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Fake Mandela signer escaped trial over ‘necklacings’

Thamsanqa Jantjie says he was present at the 2003 killings. Picture: Getty

Thamsanqa Jantjie says he was present at the 2003 killings. Picture: Getty

  • by TENDAI MUSIYA
 

The bogus sign language interpreter at last week’s Nelson Mandela memorial service was among a group who accosted two men found with a stolen television and burned them to death by setting fire to tyres around their necks, one of the interpreter’s cousins and three of his friends said ­yesterday.

But Thamsanqa Jantjie did not go to trial for the 2003 killings when other suspects did in 2006 because authorities determined he was not mentally fit to stand trial, said the four.

They insisted on speaking anonymously because of the sensitivity of the fake signing fiasco, which has deeply embarrassed South Africa’s government and prompted a high-level investigation into how it ­happened.

Their account of the killings matched a description of the crime and the outcome for Mr Jantjie that he described in an interview published at the weekend by the Sunday Times newspaper of Johannesburg.

“It was a community thing, what you call mob justice, and I was also there,” Mr Jantjie told the newspaper.

He was not at his house ­yesterday.

Instead of standing trial, Mr Jantjie was institutionalised for more than a year, the four said, and then returned to live in his poor township neighbourhood on the outskirts of Soweto.

After that, they said, he started getting jobs doing sign language interpretation at events for the governing African National Congress Party (ANC).

Mr Jantjie said last week he has schizophrenia and hallucinated, seeing angels while gesturing incoherently just three feet away from US president Barack Obama and other world leaders during the ceremony last week at Soweto stadium. Signing experts said his arm and hand movements were gibberish.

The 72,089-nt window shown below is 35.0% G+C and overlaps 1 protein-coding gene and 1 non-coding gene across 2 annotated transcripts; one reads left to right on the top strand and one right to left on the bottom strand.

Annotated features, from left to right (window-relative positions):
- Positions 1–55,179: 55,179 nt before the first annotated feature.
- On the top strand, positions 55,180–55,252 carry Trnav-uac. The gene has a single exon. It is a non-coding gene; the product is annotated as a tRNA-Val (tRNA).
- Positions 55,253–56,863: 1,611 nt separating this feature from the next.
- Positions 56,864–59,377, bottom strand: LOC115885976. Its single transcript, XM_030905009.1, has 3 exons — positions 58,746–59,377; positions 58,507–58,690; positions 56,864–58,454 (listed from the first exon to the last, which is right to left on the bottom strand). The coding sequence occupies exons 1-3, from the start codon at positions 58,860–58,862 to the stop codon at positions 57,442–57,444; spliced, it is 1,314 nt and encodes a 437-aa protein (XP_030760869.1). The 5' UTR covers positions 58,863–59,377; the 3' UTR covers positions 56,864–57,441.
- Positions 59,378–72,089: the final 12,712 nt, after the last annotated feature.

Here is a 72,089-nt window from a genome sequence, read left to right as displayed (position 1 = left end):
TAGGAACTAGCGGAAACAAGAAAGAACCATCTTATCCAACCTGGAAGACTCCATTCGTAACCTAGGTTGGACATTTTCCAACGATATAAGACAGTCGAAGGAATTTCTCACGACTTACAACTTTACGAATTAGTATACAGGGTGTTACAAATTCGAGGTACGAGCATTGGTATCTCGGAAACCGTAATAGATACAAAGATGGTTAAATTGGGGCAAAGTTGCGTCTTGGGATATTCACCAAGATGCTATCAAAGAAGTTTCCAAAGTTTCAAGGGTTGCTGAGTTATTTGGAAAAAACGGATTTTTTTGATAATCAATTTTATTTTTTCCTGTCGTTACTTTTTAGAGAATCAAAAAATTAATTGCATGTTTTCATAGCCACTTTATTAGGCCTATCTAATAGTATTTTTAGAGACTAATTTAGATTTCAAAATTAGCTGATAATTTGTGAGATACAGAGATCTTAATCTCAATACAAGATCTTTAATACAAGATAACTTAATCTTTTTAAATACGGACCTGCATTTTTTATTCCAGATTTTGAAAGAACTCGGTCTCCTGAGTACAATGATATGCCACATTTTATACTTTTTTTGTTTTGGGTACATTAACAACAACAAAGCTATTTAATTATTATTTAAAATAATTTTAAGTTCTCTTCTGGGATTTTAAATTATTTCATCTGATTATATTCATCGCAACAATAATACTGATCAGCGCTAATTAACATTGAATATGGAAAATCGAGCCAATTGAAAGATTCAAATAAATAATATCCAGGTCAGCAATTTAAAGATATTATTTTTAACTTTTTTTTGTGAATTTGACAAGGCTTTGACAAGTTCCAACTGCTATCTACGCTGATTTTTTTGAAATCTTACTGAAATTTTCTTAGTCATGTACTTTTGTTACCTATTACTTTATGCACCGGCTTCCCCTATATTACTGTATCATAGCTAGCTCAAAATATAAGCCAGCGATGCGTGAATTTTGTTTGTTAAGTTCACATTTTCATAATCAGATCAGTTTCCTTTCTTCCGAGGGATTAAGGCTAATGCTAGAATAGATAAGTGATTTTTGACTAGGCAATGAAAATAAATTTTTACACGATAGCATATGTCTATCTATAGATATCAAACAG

Mr Jantjie said last week he had been violent in the past “a lot” but declined to provide more details and blamed his violence on his schizophrenia, for which he said he was institutionalised for 19 months in a period that included time during 2006.

The cousin and the three friends said the “necklacing” killing of the suspected thieves occurred within a few hundred metres of Mr Jantjie’s home.

Necklacing was a method of killing that was fairly common during the struggle against apartheid by blacks on blacks suspected of aiding the white government or belonging to opposing factions. The method was also used in tribal disputes in the 1980s and 1990s.

An investigation is under way by South African officials to ­determine who hired Mr Jantjie as the interpreter at the Mandela memorial service and if and how he received security clearance.

Four government departments involved in organising the historic memorial service have distanced themselves from the hiring of Mr Jantjie, saying they had no contact with him.

A fifth government agency, the Department of Public Works, declined to comment.

Mr Jantjie said he was hired for the event by an interpretation company that has used him on a freelance basis for years.

The owner of the company was identified as Bantubahle Xozwa, who heads a religious and traditional affairs unit of the ANC. He said Mr Jantijie “is not an interpreter” because he “was disqualified years ago on the basis of his health”.

 

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